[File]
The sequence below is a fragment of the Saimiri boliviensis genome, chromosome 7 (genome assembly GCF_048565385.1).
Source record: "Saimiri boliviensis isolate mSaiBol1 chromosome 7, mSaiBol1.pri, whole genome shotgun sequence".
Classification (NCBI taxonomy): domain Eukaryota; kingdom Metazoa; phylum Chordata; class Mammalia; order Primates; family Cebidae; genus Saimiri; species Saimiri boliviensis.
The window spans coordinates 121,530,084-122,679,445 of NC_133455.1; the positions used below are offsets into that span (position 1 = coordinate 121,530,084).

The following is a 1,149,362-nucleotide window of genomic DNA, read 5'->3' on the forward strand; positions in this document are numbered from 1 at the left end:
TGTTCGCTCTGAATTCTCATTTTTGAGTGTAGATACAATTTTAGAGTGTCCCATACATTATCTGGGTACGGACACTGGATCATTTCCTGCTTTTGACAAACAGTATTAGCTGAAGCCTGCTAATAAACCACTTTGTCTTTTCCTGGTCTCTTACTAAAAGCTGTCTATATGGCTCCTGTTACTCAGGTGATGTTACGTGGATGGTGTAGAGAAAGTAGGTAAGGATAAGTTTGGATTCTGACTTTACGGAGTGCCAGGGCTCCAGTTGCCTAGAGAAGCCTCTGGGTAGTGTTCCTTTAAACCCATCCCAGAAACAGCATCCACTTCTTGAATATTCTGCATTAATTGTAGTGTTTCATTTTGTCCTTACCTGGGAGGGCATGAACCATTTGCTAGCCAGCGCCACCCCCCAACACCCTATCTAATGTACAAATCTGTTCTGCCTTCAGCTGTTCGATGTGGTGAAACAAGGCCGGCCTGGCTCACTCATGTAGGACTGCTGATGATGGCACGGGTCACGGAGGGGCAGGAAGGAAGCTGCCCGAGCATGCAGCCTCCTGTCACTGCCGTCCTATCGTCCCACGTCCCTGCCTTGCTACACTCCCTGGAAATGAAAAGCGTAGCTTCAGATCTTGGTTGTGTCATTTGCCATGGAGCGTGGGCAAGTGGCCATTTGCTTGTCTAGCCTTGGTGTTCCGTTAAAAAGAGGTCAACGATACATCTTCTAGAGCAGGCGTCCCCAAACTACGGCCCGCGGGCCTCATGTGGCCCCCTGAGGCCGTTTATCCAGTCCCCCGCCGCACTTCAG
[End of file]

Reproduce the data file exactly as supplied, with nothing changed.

The sequence below is a fragment of the Saimiri boliviensis genome, chromosome 7 (genome assembly GCF_048565385.1).
Source record: "Saimiri boliviensis isolate mSaiBol1 chromosome 7, mSaiBol1.pri, whole genome shotgun sequence".
Classification (NCBI taxonomy): domain Eukaryota; kingdom Metazoa; phylum Chordata; class Mammalia; order Primates; family Cebidae; genus Saimiri; species Saimiri boliviensis.
The window spans coordinates 121,530,084-122,679,445 of NC_133455.1; the positions used below are offsets into that span (position 1 = coordinate 121,530,084).

The following is a 1,149,362-nucleotide window of genomic DNA, read 5'->3' on the forward strand; positions in this document are numbered from 1 at the left end:
TGTTCGCTCTGAATTCTCATTTTTGAGTGTAGATACAATTTTAGAGTGTCCCATACATTATCTGGGTACGGACACTGGATCATTTCCTGCTTTTGACAAACAGTATTAGCTGAAGCCTGCTAATAAACCACTTTGTCTTTTCCTGGTCTCTTACTAAAAGCTGTCTATATGGCTCCTGTTACTCAGGTGATGTTACGTGGATGGTGTAGAGAAAGTAGGTAAGGATAAGTTTGGATTCTGACTTTACGGAGTGCCAGGGCTCCAGTTGCCTAGAGAAGCCTCTGGGTAGTGTTCCTTTAAACCCATCCCAGAAACAGCATCCACTTCTTGAATATTCTGCATTAATTGTAGTGTTTCATTTTGTCCTTACCTGGGAGGGCATGAACCATTTGCTAGCCAGCGCCACCCCCCAACACCCTATCTAATGTACAAATCTGTTCTGCCTTCAGCTGTTCGATGTGGTGAAACAAGGCCGGCCTGGCTCACTCATGTAGGACTGCTGATGATGGCACGGGTCACGGAGGGGCAGGAAGGAAGCTGCCCGAGCATGCAGCCTCCTGTCACTGCCGTCCTATCGTCCCACGTCCCTGCCTTGCTACACTCCCTGGAAATGAAAAGCGTAGCTTCAGATCTTGGTTGTGTCATTTGCCATGGAGCGTGGGCAAGTGGCCATTTGCTTGTCTAGCCTTGGTGTTCCGTTAAAAAGAGGTCAACGATACATCTTCTAGAGCAGGCGTCCCCAAACTACGGCCCGCGGGCCTCATGTGGCCCCCTGAGGCCGTTTATCCAGTCCCCCGCCGCACTTCAG